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Waiting for the condensate to return, or add new water?

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As part of the work the tech. did on our single pipe steam WMC EG-75 boiler today for our 5 unit building, he suggested we move the 10 minute delay for our probe low water cut-off to 2 minutes so the boiler doesn't go out on low water to keep it running & save 8 minutes of time. We think our condensate takes about 5 minutes to return per our test today, so were wondering if there's a downside to filling it up with some new water & having the condensate come back a few minutes later if it's technically extra water by then. Will there be a trade-off between too much water after condensate returns causing problems at the 2 minute delay setting, vs. the 10 minute setting letting 8 more minutes go by before firing up again but adding less new water?

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  • Jamie Hall
    Jamie Hall Member Posts: 23,322
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    There will indeed. If your time delay on feeding water is too short, you will wind up with the boiler overfilled -- which will cause all kinds of interesting mischief. About which your worthy tech. won't have a clue. Don't do it.

    Your boiler boils about half a gallon of water every minute -- so 2.5 gallons in 5 minutes. May I humbly suggest that you check and see if your wet returns, assuming you have them, are nice and open? And that all the mains and runouts are nicely pitched, so that the condensate doesn't linger in some dark corner?
    Br. Jamie, osb
    Building superintendent/caretaker, 7200 sq. ft. historic house museum with dependencies in New England
  • Big Ed_4
    Big Ed_4 Member Posts: 2,785
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    Less water to boil less fuel it takes ..

    There was an error rendering this rich post.

  • dopey27177
    dopey27177 Member Posts: 887
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    Condensate lag is a problem.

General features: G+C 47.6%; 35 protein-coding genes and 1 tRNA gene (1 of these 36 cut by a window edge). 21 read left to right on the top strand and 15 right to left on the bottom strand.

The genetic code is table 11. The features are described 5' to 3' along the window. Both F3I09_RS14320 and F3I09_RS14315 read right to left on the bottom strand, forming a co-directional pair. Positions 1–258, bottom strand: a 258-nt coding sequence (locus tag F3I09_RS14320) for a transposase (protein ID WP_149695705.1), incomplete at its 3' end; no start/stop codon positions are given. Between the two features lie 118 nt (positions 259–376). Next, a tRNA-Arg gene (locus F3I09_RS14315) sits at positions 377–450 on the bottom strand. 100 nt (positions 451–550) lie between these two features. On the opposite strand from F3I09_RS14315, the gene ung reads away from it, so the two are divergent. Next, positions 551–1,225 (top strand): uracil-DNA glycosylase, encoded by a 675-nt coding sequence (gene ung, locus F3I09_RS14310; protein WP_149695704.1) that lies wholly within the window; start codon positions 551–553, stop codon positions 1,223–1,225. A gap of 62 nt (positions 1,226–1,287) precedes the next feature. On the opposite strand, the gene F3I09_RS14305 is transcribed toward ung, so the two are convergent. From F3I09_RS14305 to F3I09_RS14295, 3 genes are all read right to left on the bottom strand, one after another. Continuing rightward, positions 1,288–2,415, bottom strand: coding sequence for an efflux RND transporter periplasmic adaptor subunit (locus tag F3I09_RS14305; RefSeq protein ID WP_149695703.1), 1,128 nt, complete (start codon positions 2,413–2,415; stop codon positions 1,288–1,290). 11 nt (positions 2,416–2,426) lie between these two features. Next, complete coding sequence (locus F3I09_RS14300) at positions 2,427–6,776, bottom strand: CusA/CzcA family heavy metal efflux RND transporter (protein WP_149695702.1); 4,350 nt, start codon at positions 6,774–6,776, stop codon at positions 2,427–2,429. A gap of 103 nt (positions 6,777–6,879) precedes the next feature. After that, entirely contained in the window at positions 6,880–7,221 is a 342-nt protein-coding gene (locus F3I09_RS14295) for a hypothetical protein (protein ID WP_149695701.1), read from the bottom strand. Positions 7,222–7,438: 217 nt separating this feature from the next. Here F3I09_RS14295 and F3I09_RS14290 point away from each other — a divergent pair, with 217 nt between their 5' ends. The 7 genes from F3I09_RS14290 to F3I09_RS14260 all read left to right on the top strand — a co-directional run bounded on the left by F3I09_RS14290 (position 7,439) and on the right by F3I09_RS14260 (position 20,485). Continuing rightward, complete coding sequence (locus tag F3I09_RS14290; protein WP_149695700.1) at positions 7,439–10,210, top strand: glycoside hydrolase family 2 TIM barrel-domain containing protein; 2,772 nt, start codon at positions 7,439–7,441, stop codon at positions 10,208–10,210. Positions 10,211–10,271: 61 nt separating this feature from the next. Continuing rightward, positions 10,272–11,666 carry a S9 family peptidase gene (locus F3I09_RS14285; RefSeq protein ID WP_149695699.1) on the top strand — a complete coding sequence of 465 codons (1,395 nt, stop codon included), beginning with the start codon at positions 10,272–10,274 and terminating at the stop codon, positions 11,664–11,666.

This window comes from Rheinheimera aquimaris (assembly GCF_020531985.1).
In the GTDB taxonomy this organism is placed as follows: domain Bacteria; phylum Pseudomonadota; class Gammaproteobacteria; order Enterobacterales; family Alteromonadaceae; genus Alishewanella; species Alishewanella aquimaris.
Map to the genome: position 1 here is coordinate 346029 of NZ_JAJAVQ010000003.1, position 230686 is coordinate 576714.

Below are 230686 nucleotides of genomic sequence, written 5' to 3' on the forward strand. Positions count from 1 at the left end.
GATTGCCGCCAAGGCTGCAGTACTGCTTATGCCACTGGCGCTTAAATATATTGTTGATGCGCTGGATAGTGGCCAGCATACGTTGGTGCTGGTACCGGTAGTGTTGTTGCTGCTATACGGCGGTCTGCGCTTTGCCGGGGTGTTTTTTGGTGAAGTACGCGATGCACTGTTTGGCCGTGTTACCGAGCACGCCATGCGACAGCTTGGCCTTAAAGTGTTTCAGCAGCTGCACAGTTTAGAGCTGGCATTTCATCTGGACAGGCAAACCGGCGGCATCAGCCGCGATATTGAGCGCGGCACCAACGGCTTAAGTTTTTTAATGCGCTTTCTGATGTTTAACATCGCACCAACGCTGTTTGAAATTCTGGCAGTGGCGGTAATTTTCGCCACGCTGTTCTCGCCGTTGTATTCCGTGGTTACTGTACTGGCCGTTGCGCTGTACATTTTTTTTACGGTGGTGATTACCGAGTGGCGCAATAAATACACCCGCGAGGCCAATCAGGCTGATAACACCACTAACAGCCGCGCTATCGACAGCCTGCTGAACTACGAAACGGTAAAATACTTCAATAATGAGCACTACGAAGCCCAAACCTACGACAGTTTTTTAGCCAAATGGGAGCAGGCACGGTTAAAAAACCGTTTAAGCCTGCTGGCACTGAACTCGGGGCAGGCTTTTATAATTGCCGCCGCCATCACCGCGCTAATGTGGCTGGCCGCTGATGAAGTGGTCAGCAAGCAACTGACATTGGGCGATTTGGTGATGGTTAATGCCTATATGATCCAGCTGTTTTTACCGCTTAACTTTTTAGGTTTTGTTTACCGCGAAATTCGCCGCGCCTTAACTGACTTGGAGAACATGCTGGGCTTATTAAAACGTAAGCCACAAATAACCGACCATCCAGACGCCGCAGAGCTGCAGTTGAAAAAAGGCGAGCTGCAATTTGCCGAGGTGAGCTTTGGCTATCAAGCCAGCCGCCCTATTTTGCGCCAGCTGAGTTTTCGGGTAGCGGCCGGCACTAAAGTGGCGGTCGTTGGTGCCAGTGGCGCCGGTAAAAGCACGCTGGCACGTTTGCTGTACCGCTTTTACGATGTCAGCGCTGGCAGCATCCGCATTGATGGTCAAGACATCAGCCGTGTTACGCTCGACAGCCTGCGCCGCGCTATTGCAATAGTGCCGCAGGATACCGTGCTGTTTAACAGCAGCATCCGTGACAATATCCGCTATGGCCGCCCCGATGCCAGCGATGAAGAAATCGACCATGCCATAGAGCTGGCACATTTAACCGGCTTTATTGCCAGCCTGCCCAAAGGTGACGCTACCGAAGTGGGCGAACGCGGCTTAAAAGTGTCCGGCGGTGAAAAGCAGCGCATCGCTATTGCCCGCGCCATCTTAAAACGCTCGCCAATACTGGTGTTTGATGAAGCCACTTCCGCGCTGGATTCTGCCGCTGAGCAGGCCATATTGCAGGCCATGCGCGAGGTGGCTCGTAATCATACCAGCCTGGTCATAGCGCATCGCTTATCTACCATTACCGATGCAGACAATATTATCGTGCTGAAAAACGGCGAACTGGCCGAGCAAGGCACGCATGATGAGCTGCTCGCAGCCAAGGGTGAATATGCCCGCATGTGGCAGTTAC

If you do not in effect have a problem with 10 minute firing delay to allow the condensate to return to the boiler do not change your set up.

    If you allow the change to a two minute delay and the auto feeder supplies water to the boiler you eventually will get a flooding condition. A boiler flooding condition will cause water to be pushed into the steam main which will cause banging and other problems.

    Jake
  • cubicacres
    cubicacres Member Posts: 358
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    Thanks, we're glad we stuck with our beliefs this time & didn't have him change it for us. Being inquisitive ametuers looking to optimize our building's steam system, it's hard to contradict professional techs in our area who always seem confident in their opinions about what to adjust, but turn out to be single-pipe steam knucleheads 2/3 of the time & don't consider the system operations as a whole :o
    I see the idea that not letting the burners stop from low water & waiting for condensate to return in a few minutes would normally be more efficient, but then too much water in the boiler when the condensate returns producing wet steam, water hammer, or other problems seems like it would negate any efficiencies of not interrupting the burners.

    We put the pressuretroll back down to around .5 psi cut-in from his raising it to 1.5 when he left. I think we'll attend the local community technical college steam & hot water 1 credit course when they offer it again next year for more background & comfort working on our own system.